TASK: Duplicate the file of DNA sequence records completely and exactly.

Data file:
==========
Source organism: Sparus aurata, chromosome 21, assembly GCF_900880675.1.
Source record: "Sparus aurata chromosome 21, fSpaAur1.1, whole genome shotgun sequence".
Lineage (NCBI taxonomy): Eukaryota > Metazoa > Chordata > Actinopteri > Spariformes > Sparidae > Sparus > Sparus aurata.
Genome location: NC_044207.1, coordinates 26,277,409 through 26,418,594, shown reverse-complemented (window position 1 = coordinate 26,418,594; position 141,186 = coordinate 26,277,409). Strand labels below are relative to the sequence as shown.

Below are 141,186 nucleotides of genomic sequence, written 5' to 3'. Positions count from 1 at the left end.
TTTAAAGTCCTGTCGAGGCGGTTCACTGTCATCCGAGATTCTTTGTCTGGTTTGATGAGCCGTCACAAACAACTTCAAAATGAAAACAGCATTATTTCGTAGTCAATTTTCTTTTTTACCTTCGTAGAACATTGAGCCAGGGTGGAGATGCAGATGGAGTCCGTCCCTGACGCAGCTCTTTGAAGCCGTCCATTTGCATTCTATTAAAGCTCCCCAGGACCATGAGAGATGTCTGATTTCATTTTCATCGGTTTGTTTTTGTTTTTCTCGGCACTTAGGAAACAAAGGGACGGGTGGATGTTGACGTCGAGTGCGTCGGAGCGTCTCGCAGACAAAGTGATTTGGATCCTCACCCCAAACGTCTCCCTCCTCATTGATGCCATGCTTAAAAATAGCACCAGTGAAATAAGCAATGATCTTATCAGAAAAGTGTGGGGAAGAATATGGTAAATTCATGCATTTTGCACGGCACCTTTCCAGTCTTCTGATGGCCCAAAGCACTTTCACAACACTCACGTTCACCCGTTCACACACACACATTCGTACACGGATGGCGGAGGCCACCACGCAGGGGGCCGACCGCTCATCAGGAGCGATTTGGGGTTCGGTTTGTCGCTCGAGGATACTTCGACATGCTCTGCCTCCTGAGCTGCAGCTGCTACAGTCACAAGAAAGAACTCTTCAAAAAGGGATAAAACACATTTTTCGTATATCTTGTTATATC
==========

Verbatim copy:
Source organism: Sparus aurata, chromosome 21, assembly GCF_900880675.1.
Source record: "Sparus aurata chromosome 21, fSpaAur1.1, whole genome shotgun sequence".
Lineage (NCBI taxonomy): Eukaryota > Metazoa > Chordata > Actinopteri > Spariformes > Sparidae > Sparus > Sparus aurata.
Genome location: NC_044207.1, coordinates 26,277,409 through 26,418,594, shown reverse-complemented (window position 1 = coordinate 26,418,594; position 141,186 = coordinate 26,277,409). Strand labels below are relative to the sequence as shown.

Below are 141,186 nucleotides of genomic sequence, written 5' to 3'. Positions count from 1 at the left end.
TTTAAAGTCCTGTCGAGGCGGTTCACTGTCATCCGAGATTCTTTGTCTGGTTTGATGAGCCGTCACAAACAACTTCAAAATGAAAACAGCATTATTTCGTAGTCAATTTTCTTTTTTACCTTCGTAGAACATTGAGCCAGGGTGGAGATGCAGATGGAGTCCGTCCCTGACGCAGCTCTTTGAAGCCGTCCATTTGCATTCTATTAAAGCTCCCCAGGACCATGAGAGATGTCTGATTTCATTTTCATCGGTTTGTTTTTGTTTTTCTCGGCACTTAGGAAACAAAGGGACGGGTGGATGTTGACGTCGAGTGCGTCGGAGCGTCTCGCAGACAAAGTGATTTGGATCCTCACCCCAAACGTCTCCCTCCTCATTGATGCCATGCTTAAAAATAGCACCAGTGAAATAAGCAATGATCTTATCAGAAAAGTGTGGGGAAGAATATGGTAAATTCATGCATTTTGCACGGCACCTTTCCAGTCTTCTGATGGCCCAAAGCACTTTCACAACACTCACGTTCACCCGTTCACACACACACATTCGTACACGGATGGCGGAGGCCACCACGCAGGGGGCCGACCGCTCATCAGGAGCGATTTGGGGTTCGGTTTGTCGCTCGAGGATACTTCGACATGCTCTGCCTCCTGAGCTGCAGCTGCTACAGTCACAAGAAAGAACTCTTCAAAAAGGGATAAAACACATTTTTCGTATATCTTGTTATATC